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UNIVERSAL JUSTICE

Universal justice reform could see dozens more drug traffickers set free

Eight arrested near Málaga may benefit from move to curtail courts’ ability to try foreign crimes

One of the Syrian sailors arrested aboard the Mayak near Málaga.
One of the Syrian sailors arrested aboard the Mayak near Málaga. efe

In computer programming, a bug is a coding error that triggers undesired results. The fast-track reform of Spain's universal justice doctrine, rammed through by the ruling Popular Party (PP) to curtail judges’ abilities to try crimes against humanity, contains such a bug, and the first serious error has already occurred: the release of eight Egyptian drug traffickers who had been arrested in international waters south of Almería by Spanish authorities. The vessel, which flew no flag, contained 10 tons of hashish.

Legal sources say that the Egyptian drug traffickers will probably not be the only alleged criminals to be released following the legislative changes, and that dozens of foreign drug smugglers arrested by Spain in international waters near its shores will likely also be set free.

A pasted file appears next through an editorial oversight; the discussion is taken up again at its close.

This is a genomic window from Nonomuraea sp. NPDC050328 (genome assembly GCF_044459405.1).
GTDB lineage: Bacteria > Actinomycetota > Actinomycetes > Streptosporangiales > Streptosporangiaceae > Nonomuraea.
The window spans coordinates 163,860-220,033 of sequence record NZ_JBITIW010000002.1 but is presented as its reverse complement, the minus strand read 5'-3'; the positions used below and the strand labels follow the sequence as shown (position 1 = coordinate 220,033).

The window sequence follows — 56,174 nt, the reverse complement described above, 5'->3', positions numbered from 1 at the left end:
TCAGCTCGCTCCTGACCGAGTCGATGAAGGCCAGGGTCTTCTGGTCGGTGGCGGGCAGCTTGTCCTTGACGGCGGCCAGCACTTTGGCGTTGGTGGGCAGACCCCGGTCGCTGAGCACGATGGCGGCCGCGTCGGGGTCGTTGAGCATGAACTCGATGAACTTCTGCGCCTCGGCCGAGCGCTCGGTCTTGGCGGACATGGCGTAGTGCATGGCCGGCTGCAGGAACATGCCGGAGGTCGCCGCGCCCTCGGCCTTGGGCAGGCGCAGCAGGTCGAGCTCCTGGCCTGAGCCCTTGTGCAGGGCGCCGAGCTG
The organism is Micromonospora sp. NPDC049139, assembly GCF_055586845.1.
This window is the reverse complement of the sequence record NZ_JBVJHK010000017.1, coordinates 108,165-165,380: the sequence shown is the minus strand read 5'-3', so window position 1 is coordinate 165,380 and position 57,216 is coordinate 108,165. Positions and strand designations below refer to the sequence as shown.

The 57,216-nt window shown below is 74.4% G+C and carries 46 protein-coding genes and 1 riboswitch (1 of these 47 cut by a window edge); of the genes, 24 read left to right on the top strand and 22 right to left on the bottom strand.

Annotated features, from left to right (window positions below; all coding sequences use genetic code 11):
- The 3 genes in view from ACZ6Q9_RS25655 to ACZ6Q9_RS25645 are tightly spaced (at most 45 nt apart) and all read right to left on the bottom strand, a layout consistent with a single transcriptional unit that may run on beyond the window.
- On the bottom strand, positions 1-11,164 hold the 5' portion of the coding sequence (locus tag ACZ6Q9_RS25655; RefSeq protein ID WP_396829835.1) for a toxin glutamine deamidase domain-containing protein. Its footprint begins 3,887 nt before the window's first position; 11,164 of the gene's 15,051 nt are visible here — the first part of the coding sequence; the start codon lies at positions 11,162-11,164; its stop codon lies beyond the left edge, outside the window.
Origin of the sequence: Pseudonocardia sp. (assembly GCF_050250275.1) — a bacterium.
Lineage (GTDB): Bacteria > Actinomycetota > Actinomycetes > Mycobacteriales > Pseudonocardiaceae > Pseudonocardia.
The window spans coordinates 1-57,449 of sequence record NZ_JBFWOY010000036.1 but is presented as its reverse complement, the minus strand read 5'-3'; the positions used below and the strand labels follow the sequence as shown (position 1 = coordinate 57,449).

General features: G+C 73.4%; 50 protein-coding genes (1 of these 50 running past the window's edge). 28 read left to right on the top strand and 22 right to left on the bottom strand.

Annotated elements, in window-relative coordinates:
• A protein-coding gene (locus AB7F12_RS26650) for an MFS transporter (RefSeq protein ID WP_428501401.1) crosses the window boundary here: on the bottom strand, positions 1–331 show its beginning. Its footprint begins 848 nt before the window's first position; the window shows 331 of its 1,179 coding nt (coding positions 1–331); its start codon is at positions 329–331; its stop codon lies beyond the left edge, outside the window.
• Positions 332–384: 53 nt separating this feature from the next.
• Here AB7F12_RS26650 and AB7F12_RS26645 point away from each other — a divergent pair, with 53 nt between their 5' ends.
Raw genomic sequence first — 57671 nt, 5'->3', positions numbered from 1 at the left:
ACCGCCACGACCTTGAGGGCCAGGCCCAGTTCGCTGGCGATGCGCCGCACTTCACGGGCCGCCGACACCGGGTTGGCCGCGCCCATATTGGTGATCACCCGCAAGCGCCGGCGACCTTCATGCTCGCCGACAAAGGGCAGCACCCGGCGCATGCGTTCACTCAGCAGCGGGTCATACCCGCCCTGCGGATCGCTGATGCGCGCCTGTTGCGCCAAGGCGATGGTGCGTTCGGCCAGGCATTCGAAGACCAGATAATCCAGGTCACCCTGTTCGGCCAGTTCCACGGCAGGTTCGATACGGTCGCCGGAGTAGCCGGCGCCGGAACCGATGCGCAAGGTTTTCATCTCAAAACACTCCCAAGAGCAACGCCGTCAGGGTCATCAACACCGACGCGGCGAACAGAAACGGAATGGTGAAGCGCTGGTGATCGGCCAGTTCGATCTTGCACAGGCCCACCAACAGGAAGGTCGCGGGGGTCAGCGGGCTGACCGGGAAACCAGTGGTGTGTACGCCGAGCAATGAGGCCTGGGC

The reason for the urgency in reforming the law was the pressure from countries such as China, which was angry at a Spanish judge’s decision to issue international arrest warrants against former Communist Party leaders over the genocide in Tibet. Until now, Spanish courts have been applying the principle of universal justice to try foreigners for crimes committed outside of national borders. Individuals who have been put on trial and convicted in Spain under the doctrine include Adolfo Scilingo, a naval officer under the Argentinean dictatorship in the late 1970s.

Among the other alleged traffickers who might now be released are the eight sailors aboard the Mayak, a cargo ship registered in Sierra Leone that was stopped by Spanish, Italian and French customs authorities 30 miles off the bay of Málaga, in international waters. Aboard the vessel were 12 tons of hashish. The seizure and arrests took place the day after the legal reforms went into effect, making it likely that High Court judge Javier Gómez Bermúdez will have to order their release.

Since June 2013, Spanish customs officials have intercepted five other such ships, which load their drugs in international waters near the Moroccan coast, then transport their cargo to Spain, France, Portugal and other countries.

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